Get better customer service. If you have questions or need help, LinkedIn's customer service department responds faster to premium account holders. Since the network has almost 500 million members, this can be a nice perk. One personal disclaimer here: I e-mailed a question to the company under my premium membership more than a month ago and have yet to hear back.

Other features. Some additional useful features offered in the Sales Navigator package include the ability to:

  • Save notes on people’s profiles (Arguably, you should use your CRM for this.)
  • Segment search results to find prospects who are likely to engage with you
  • Receive customized suggestions for leads
  • Save leads
  • Follow key people and companies

Take It Slow!

TechCrunch recently reported that there is a chance that LinkedIn may offer some of the search functionality removed from the free version in a new search product. For now, if you want these features, you have to purchase the Sales Navigator instead of the Business Premium ($64.99 vs. $47.99 per month) package. There are also a couple of important points to keep in mind:

  1. LinkedIn’s premium account membership (Sales Navigator) is specifically designed for sales professionals and might not be approved by your Compliance department (it's not approved for Commonwealth advisors), so be sure to check with your broker/dealer before purchasing the upgrade.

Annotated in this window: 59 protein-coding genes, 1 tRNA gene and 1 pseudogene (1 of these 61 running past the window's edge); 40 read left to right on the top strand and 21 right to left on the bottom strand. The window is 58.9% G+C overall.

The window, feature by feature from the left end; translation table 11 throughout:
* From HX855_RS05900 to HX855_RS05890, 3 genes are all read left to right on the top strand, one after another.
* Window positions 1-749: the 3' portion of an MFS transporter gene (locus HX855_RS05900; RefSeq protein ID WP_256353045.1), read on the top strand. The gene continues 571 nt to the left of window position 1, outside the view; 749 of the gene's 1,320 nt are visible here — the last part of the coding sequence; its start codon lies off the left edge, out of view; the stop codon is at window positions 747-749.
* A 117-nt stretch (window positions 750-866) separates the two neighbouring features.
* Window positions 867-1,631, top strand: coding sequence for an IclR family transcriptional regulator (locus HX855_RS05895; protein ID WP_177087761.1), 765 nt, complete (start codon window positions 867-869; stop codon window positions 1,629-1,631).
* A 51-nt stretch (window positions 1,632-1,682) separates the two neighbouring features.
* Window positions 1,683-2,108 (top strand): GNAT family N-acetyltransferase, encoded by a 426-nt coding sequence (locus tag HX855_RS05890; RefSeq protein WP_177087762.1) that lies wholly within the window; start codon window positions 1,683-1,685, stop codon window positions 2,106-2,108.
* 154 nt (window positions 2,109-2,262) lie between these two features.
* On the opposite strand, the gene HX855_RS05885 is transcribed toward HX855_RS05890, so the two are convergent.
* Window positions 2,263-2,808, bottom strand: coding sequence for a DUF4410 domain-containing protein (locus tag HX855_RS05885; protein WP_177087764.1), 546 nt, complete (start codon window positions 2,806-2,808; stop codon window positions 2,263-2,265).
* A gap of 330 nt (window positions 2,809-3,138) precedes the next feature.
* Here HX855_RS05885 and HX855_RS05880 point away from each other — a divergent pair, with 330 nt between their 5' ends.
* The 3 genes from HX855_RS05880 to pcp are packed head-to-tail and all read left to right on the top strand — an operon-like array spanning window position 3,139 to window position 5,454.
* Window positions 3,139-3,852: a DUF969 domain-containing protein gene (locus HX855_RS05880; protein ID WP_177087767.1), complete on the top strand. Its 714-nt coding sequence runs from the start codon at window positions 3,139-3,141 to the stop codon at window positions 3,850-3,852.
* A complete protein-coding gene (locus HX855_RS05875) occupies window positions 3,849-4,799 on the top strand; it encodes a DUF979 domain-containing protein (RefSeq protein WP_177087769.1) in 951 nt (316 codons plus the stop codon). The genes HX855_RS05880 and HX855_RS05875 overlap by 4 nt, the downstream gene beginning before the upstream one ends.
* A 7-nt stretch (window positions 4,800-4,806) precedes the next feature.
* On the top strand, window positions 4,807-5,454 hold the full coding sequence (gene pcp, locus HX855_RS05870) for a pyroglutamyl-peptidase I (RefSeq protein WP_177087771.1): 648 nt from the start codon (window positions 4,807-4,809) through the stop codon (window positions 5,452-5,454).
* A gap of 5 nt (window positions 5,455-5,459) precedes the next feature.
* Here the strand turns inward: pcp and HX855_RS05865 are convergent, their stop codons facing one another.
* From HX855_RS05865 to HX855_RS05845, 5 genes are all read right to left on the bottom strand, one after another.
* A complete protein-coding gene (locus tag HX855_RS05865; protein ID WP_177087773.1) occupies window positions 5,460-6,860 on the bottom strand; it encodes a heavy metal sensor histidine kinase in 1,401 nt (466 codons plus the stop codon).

2. The Business Premium package is no longer the best premium option for you if your goals are to network and prospect.

Given all of these pros and cons, I believe LinkedIn is the perfect marketing tool to adopt slowly. Before you make the decision to upgrade, I encourage you to first take advantage of LinkedIn’s free functionality for networking and prospecting. (For some helpful suggestions on searching in the free version, check out the LinkedIn Official Blog and Social Talent.) Once you gain a certain level of expertise using the site's free features, you may realize the potential of what you can do with it. Then it might be time to upgrade and reap some of the additional benefits discussed here.

Have you upgraded to a premium LinkedIn account? What do you think of LinkedIn’s recent changes? Share your thoughts by commenting below.

Editor's Note: This post was originally published in April 2014, but we've updated it to bring you more relevant and timely information.

What Every Financial Advisor Should Put in Their LinkedIn Profile


Topics: Social Media, Marketing